“X-Men’s” Kamen, who has recorded scores in cities including L.A., London, Seattle, Munich and Prague, says that the composer rarely makes the decision, “although I do often get called on to make a suggestion as to where we can do the score with the least amount of expenditure and with the most efficiency and musicality. I know that, generally speaking, it’s an expensive process no matter which way you slice it, and the studios that make the films are, fairly, looking to save money.”


The quality of music-making can also be an issue. Everyone seems to agree that L.A. and London are on a par for player excellence--L.A. because of the numbers of top musicians who gravitated here for the studio work, London because most of the players are drawn from five working symphonic ensembles, including the London Symphony and London Philharmonic orchestras.

In L.A., “we have people from virtually every major symphony orchestra in the world,” says Brian O’Connor, Recording Musicians Assn. president. “We have the former concertmaster of the Bolshoi Ballet, former members of the Berlin Philharmonic, the Concertgebouw of Amsterdam, the London Symphony, the Israel Philharmonic, the L.A. Philharmonic. . . .”

Notes composer Alan Silvestri: “If you are going to have to take a film out of L.A., London is really the only place to take it and still have parity with the overall ability to produce the score. Not just players, but facilities as well.” Silvestri scored the just-opened “What Lies Beneath” in L.A. and did his previous two pictures, “Stuart Little” and “Reindeer Games,” here as well.

As for Seattle, “if it’s straight-ahead music, they’re very good musicians,” says one composers’ agent who asked for anonymity. “If it’s a complex score, it’s more iffy.”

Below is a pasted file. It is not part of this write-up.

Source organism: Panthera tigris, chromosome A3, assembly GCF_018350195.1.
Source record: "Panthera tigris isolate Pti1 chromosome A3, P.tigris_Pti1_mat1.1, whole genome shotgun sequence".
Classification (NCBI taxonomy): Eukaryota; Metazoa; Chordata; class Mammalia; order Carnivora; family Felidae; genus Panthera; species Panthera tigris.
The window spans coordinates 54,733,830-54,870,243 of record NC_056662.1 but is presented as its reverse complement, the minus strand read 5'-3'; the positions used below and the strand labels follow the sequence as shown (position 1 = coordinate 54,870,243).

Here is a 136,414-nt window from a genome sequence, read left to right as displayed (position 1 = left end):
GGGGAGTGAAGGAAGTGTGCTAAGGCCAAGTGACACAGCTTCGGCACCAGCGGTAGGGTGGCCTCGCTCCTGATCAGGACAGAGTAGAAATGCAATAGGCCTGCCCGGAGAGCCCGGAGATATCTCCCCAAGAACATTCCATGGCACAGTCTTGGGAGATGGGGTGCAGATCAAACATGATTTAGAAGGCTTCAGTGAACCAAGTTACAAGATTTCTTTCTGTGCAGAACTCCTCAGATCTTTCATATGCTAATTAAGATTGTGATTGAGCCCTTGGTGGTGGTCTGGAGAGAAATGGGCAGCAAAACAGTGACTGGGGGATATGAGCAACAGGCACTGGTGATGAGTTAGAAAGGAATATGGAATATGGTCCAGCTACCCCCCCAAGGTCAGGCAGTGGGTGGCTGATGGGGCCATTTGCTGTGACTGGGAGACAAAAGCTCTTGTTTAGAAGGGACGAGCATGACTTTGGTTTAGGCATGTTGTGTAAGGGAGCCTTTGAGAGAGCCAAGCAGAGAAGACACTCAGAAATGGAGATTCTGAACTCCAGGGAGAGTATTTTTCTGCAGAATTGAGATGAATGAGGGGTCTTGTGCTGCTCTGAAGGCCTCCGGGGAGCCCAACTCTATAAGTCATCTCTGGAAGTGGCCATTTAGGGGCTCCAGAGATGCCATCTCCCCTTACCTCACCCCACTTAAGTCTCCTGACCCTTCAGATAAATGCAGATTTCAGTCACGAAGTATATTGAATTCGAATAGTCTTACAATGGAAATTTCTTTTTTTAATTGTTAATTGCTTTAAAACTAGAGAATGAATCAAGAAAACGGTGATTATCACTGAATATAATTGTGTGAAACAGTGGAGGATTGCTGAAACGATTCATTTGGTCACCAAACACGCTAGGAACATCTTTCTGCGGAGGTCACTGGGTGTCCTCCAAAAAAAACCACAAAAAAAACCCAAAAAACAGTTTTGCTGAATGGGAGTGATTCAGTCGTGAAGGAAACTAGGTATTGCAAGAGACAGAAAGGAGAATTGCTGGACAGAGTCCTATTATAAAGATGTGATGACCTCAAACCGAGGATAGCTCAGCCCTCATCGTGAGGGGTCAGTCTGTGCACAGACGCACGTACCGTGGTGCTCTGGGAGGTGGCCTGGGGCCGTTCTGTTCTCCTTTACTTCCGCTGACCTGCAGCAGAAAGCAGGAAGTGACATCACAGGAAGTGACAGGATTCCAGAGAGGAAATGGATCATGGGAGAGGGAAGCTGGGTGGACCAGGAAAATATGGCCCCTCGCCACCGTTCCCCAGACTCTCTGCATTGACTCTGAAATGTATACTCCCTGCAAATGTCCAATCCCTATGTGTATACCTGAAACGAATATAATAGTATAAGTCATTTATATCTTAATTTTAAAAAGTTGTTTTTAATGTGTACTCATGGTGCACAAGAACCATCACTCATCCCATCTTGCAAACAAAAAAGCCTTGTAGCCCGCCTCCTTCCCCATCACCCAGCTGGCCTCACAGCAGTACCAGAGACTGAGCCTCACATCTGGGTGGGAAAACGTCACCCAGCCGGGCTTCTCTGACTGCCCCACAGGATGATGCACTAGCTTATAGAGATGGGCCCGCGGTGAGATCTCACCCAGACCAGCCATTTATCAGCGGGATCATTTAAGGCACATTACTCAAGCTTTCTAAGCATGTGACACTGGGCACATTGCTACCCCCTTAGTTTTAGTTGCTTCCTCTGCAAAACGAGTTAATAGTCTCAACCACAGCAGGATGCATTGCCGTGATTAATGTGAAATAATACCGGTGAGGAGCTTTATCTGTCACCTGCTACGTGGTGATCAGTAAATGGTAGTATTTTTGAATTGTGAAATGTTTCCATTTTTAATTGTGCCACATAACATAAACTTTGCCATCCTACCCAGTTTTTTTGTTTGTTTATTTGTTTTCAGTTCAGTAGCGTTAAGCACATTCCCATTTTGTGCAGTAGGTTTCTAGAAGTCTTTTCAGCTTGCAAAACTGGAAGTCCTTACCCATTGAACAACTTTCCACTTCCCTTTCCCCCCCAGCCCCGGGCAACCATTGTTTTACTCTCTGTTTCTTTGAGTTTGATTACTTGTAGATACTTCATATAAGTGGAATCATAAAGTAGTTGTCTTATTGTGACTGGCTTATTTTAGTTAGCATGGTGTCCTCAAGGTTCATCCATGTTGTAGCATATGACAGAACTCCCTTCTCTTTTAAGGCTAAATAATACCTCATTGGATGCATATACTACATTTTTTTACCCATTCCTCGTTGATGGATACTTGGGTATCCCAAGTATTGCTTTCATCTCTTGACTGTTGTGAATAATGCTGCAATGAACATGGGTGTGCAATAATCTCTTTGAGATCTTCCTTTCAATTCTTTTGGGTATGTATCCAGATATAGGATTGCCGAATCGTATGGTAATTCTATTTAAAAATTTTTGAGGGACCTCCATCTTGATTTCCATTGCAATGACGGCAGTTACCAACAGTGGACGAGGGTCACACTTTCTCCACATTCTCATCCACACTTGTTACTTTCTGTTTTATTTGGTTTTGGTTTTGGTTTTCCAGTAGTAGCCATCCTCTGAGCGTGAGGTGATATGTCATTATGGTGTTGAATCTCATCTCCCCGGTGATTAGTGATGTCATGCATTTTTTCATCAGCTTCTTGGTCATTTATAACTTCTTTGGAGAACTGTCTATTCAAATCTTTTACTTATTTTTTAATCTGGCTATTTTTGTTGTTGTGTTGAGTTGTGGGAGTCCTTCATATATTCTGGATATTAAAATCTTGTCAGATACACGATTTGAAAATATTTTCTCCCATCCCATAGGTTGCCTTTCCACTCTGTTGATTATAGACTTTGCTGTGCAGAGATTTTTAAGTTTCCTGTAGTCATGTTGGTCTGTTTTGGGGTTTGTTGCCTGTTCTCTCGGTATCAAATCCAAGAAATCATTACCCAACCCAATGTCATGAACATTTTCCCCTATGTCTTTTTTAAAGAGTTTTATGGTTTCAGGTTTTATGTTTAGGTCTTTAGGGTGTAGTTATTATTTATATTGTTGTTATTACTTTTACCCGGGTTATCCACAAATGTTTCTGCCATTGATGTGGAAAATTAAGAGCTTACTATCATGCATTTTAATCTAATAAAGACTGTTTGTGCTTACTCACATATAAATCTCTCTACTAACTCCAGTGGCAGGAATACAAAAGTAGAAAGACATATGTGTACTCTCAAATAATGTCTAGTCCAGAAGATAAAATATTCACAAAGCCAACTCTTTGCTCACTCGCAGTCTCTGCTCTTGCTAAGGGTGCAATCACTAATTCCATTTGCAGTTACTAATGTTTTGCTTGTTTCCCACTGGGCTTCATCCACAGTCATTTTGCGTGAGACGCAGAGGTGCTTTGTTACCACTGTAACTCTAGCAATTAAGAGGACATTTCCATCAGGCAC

Kamen recorded “Mr. Holland’s Opus” and “Die Hard With a Vengeance” in Seattle. In both cases, the producers “didn’t want to pay the back-end [royalties] for an L.A. orchestra,” he recalls. With “Die Hard,” Kamen says, “they needed to save money on a multimillion-dollar extravaganza” and so chose Seattle to record. That experience was “not so happy,” the composer says.

“The musicians tried their very best, and we had some fun trying to make the music, but it wasn’t the same,” Kamen says. “It didn’t feel right.”



In an era when $100-million budgets aren’t uncommon, complaints about tens of thousands of dollars may seem trifling. Unfortunately for composers and the people who play their work, music comes at the end of the pipeline, during the post-production phase. By this time, the picture can be over budget, and producers are looking to trim costs wherever they can.

Music often takes the hit. And because Los Angeles musicians are the most expensive in the business--because of their capabilities as well as their union benefits--some producers look around for better buys, despite the importance of music to the end product.

Five days of recording with a 90-piece orchestra in Los Angeles costs about $290,000 in musicians’ salaries and benefits; that figure does not include additional costs such as cartage (transporting and setting up large instruments), use of the recording studio, a mixing engineer and related costs.